Washington Extra – New Year state of mind

New Year often means out with the old and in with the new.

On Capitol Hill, the new 112th Congress will start its 2-year run that will end after the 2012 presidential election. (For numerologists — that’s an awful lot of 2s).

Today was Nancy Pelosi’s last day as the first Madam Speaker. The most powerful woman in American politics and second in line to the presidency turns into House minority leader next. Her exit line: “No regrets.” USA/

Tomorrow will be John Boehner’s first day as speaker when Republicans take control of the House and the new Tea Partiers get seated. We’ll be watching for tears of joy.

Washington Extra – Obama has left the building

obama1A very non-lame Lame Duck is just about done and President Barack Obama is off to his Christmas vacation in Hawaii. Aloha, Mr. President, and congratulations on December. Let’s take a moment to recap.

The Senate approved START today. It’s a big deal for U.S.-Russian relations and sends a clear message to Moscow: Work with us, not against us. The president killed the Don’t Ask, Don’t Tell policy. It was a priority for Obama who promised on the campaign trail to end the ban on gays openly serving in the military. Democrats caved on taxes and approved Obama’s compromise with Republicans — giving the president a chance to take credit, whether it was an optical win or something more substantial notwithstanding.

Now, some of my colleagues in the media biz think all of this adds up to a Comeback Kid moment for Obama. They see this as a great showing for a man who had the cards stacked against him after Democrats’ November drubbing. It’s not a completely off-base analysis, but it is a bit too dramatic for Extra.

Washington Extra – You win some, you lose some

capitol_domeDemocrats scored some noteworthy wins today. They pushed the nuclear arms treaty with Russia past a Republican hurdle. They adopted Internet rules that Republicans and some big media companies called unwarranted, excessive and maybe even illegal.

But it’s hard for Extra to call this a good day for Dems. Republicans have promised to unravel everything from Tuesday’s net neutrality decision at the FCC to Dodd-Frank and Obamacare. They’ve pushed the fight over government spending into 2011, when they’ll run the House and have more leverage in the Senate. That means regulators won’t get the extra funds they’ve requested to tighten oversight of Wall Street, as Mary Schapiro lamented to Reuters today.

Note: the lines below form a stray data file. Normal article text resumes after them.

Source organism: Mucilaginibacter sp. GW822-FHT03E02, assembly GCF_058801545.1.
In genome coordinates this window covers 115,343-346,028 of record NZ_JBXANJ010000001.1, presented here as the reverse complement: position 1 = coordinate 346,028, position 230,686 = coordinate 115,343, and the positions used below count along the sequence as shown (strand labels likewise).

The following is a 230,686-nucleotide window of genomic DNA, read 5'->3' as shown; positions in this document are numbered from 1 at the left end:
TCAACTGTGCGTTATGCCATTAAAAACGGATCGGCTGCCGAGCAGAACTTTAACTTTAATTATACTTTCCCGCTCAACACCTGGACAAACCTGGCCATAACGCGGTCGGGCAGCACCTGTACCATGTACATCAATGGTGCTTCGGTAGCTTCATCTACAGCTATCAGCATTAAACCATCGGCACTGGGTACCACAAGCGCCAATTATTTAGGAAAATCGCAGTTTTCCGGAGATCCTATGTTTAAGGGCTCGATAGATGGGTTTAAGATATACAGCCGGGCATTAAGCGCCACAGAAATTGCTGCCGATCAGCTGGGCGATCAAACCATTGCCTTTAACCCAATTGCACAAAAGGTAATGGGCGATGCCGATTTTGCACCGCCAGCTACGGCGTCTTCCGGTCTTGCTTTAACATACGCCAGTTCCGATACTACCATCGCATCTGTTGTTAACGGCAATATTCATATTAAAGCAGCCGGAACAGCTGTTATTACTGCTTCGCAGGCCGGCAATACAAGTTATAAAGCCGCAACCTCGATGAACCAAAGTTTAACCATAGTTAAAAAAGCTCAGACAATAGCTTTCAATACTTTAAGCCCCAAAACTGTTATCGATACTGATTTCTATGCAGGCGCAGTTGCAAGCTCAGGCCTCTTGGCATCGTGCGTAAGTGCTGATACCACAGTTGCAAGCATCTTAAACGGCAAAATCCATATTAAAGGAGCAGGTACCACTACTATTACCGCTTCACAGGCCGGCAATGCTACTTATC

Lest you think Extra’s too short-sighted, too focused on 2011, consider what could be the most politically significant news of the day — new Census data. Democrats cannot be anything but bummed by the Census showing a population shift from blue states to red ones. It means a redrawing of congressional districts that will likely add Republicans to the House. We won’t bog you down with the details, but just remember it’s the number of House seats that determines a state’s representation in the Electoral College

Washington Extra – START not yet finished

So far, the U.S. Senate has spent six days debating New START — the strategic nuclear arms limitation treaty with Russia. Not so long, you say? Democrats are rushing it through? Well consider this, Congress has already spent longer on this agreement than it did on START I almost two decades ago — and the original is a much more complex treaty.

It is not just President Barack Obama and the Democrats who support this treaty. Former President George H.W. Bush, a Republican, supports it. So does Republican Condoleezza Rice and every other former secretary of state who is still alive. And the military? Well those folks really support it, just ask the chairman of the Joint Chiefs of Staff and the uniformed officers in charge of nuclear security.mcconnell2

So what’s the problem?

“The American people don’t want us to squeeze our most important work into the final days of a session,” Senate Republican leader Mitch McConnell argued. Republicans, it seems, think Obama and the Democrats just want to notch one last victory before Republicans take the House in January.

Washington Extra – Whose bipartisanship?

The feeling appeared mutual when President Barack Obama shook hands with Senate Republican Leader Mitch McConnell after signing the tax cut bill. It looked like the picture of what Obama called a “bipartisan effort.”  OBAMA/TAXES-SIGNS

McConnell tried not to grin too much over the Republicans winning the war in their efforts to extend tax cuts to the wealthy.

But when it came to Capitol Hill Democrats, there wasn’t much display of unity with even Obama, let alone bipartisanship with the Republicans. Speaker Nancy Pelosi and Senate Majority Leader Harry Reid were no-shows at the bill signing.